A third painting shows the historic central quarter of Baghdad. Two figures make their way through the market, but their form is elongated, making them look as though they are swaying in the wind. “Baghdad’s Old City does not exist as it once did,” Hassan said. “But with many of these paintings, we try to capture the memories.”


Guernica is memorialized but who remembers Hariqa?

In 1925 the French bombed Damascus from the air for 48 hours, killing nearly 1,500 people and leveling whole historic neighborhoods. It was twelve years before the Luftwaffe destroyed a town in northern Spain for Franco. Fifteenth century architecture was reduced to rubble – one contemporary photograph shows the ornate wall of a courtyard house teetering around ruins, its doorways opening up to a pile of stones.



Druze farmers in the Jebel Hauran south of Damascus had taken down a French surveillance plan in July and by the fall their rebellion ballooned to a widespread Syrian-Arab nationalist revolt against the French. The Druze had been “transferred” there from their home in Lebanon by French and Ottoman troops, following hostilities with Maronites in the 1860s.

For Michael Provence, who wrote an authoritative book on the subject with subtle references to the insurgency in Iraq, the 1925 revolt opened the Middle East to its first forceful articulations of Arab nationalism following the collapse of the Caliphate and the imposition of colonial order. Predating the Palestinian revolt of 1936-39, which Timothy Mitchell called “the first sustained anti-colonial rebellion in the Arab world,” (quoted from Rule of Experts: Egypt, Techno-politics, Modernity) the Syrian uprising and the subsequent French devastation of Damascus translates the struggles of Syrian sovereignty and their primacy in the history of self-determination in Bilad ash-Sham.

The bombs landed hardest on the commercial hub south of the Damascus Citadel between the late-Ottoman-era markets of Hamidiyyeh and Madhat Pasha. When it was rebuilt, Damascenes called the area al-Hariqa, “the fire,” lit by French bombs. The name holds today, listed plainly on maps, an outlier of urban regularity hanging on the edge of the UNESCO-protected Old City.

Around an axis of a pedestrian plaza with a large central fountain extends a neat grid of commercial streets. On a map the box of Hariqa looks like its own walled area – a bit of European urban planning amid the jumble of lanes and alleyways otherwise obstructed only by Straight Street, the Via Recta, which St. Paul walked down.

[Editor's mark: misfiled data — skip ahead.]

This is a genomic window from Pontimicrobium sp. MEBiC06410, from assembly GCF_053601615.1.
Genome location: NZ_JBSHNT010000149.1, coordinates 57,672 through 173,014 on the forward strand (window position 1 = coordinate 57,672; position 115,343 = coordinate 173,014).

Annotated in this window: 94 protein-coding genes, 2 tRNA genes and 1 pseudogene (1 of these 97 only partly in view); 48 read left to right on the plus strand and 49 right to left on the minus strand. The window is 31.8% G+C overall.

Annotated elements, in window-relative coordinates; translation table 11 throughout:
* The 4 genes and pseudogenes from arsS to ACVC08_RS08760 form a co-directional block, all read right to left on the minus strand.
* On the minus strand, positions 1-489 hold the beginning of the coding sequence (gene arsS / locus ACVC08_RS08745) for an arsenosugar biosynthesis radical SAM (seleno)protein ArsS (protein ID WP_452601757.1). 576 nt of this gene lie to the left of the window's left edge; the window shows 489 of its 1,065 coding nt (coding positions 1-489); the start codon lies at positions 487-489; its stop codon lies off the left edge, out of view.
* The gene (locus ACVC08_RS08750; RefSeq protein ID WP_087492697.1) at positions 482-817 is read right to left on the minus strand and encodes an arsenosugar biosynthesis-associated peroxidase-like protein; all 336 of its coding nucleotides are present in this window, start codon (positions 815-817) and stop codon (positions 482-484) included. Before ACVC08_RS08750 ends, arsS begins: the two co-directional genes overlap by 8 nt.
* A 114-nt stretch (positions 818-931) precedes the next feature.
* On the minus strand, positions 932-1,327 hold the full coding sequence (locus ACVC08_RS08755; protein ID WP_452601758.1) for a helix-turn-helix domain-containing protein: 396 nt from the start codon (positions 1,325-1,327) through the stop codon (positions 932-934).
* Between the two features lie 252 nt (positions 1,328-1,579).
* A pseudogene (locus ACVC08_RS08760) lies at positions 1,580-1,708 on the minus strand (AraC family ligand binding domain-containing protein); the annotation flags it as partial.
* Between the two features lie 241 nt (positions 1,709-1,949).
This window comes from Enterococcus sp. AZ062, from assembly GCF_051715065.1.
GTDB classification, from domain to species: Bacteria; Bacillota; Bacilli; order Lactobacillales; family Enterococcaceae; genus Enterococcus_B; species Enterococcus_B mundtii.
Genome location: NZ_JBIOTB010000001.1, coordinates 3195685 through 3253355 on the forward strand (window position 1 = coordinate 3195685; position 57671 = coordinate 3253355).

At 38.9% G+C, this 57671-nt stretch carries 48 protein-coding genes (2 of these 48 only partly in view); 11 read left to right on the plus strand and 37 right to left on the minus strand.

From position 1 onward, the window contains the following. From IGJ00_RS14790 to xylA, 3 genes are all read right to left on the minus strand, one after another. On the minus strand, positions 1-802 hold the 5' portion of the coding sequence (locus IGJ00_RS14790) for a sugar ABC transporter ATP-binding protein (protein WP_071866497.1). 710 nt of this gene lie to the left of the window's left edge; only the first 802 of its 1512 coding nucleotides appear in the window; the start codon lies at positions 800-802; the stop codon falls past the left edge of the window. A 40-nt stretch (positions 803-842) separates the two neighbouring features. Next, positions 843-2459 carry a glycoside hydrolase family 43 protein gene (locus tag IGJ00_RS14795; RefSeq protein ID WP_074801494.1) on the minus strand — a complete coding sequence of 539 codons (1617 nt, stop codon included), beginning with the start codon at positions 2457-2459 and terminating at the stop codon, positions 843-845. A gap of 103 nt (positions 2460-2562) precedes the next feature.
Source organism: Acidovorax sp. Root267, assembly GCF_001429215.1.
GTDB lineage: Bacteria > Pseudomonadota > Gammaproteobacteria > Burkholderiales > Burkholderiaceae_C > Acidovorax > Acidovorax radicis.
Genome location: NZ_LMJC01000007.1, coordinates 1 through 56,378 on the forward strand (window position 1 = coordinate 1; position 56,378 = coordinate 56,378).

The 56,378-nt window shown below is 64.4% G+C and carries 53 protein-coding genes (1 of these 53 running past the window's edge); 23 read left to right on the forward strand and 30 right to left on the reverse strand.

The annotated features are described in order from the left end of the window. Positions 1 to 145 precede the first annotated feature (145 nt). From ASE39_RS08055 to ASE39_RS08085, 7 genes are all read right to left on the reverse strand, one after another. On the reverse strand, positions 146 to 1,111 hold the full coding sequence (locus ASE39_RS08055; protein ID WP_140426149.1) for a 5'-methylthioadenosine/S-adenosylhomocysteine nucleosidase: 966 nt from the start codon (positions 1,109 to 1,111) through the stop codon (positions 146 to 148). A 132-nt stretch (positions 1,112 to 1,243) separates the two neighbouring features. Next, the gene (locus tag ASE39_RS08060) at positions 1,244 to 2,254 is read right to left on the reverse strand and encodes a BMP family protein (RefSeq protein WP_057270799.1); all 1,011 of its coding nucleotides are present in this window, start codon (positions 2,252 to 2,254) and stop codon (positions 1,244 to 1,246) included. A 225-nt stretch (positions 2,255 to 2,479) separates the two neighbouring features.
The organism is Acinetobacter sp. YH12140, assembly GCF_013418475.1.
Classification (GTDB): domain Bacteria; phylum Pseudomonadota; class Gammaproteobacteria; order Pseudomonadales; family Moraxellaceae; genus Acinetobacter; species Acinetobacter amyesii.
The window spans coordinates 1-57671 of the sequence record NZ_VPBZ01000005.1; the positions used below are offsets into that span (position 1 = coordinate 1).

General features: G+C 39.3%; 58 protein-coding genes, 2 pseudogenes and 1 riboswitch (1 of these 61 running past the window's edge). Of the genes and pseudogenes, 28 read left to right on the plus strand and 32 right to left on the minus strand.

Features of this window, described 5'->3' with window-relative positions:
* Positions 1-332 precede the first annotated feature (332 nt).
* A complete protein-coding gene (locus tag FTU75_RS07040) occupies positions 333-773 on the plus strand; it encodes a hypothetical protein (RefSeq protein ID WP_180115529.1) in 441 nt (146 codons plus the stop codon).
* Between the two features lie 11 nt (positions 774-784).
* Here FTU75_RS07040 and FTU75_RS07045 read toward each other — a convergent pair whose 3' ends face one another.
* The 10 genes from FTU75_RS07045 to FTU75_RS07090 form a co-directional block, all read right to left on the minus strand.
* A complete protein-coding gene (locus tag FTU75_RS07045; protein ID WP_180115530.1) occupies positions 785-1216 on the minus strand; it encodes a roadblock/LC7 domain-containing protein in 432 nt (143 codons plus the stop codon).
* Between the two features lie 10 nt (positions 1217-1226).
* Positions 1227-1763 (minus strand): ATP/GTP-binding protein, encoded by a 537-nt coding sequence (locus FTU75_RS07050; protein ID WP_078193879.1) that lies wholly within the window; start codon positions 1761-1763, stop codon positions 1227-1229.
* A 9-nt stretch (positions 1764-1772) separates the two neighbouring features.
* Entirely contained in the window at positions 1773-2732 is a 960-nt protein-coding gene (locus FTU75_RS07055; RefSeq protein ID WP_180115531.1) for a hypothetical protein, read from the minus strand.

Via MidEast Image: “Original photograph by Luigi Stironi, Damascus, of the aftermath of the French bombardment Sunday October 18th 1925.”

In targeting Damascus the French ensured they killed more than people, wiping out a piece of the city’s unique record of eastern Mediterranean residential architecture, An Ottoman yearbook in 1900 recorded nearly 17,000 houses in the province of Damascus, of which it’s estimated half still stand today (see Jakob Skovgard-Petersen and Stefan Weber, “Modernizing Private Spaces: The ‘Aqqad Family and Houses in the Late 19th and the 20th Centuries” pdf).

“In all the eastern Mediterranean – from Egypt to Greece – the Syrian towns of Damascus and Aleppo are the only large cities which preserve domestic architecture on such a scale,” Skovgard-Petersen and Weber wrote in a book on the restoration of one Damascene mansion, the Bait al-‘Aqqad, now the Danish Institute. “Other important cities, such as Cairo and Istanbul, have lost practically most of their residential architecture and preserved only those buildings considered historical monuments (mosques, schools etc., and some major residences).”

That the French destroyed a part of Damascus is not unknown history – it’s the subject of books, and a detail in general histories of the mandated Middle East. And yet in light of recent growing attention to the architectural preservation of the Old City, which more often these days means renovating a neglected Ottoman merchant house and turning it into another restaurant or boutique hotel that fabricates a memory-product of “Old Damascus,” the destructive remodeling of Hariqa eighty years ago assumes new meaning.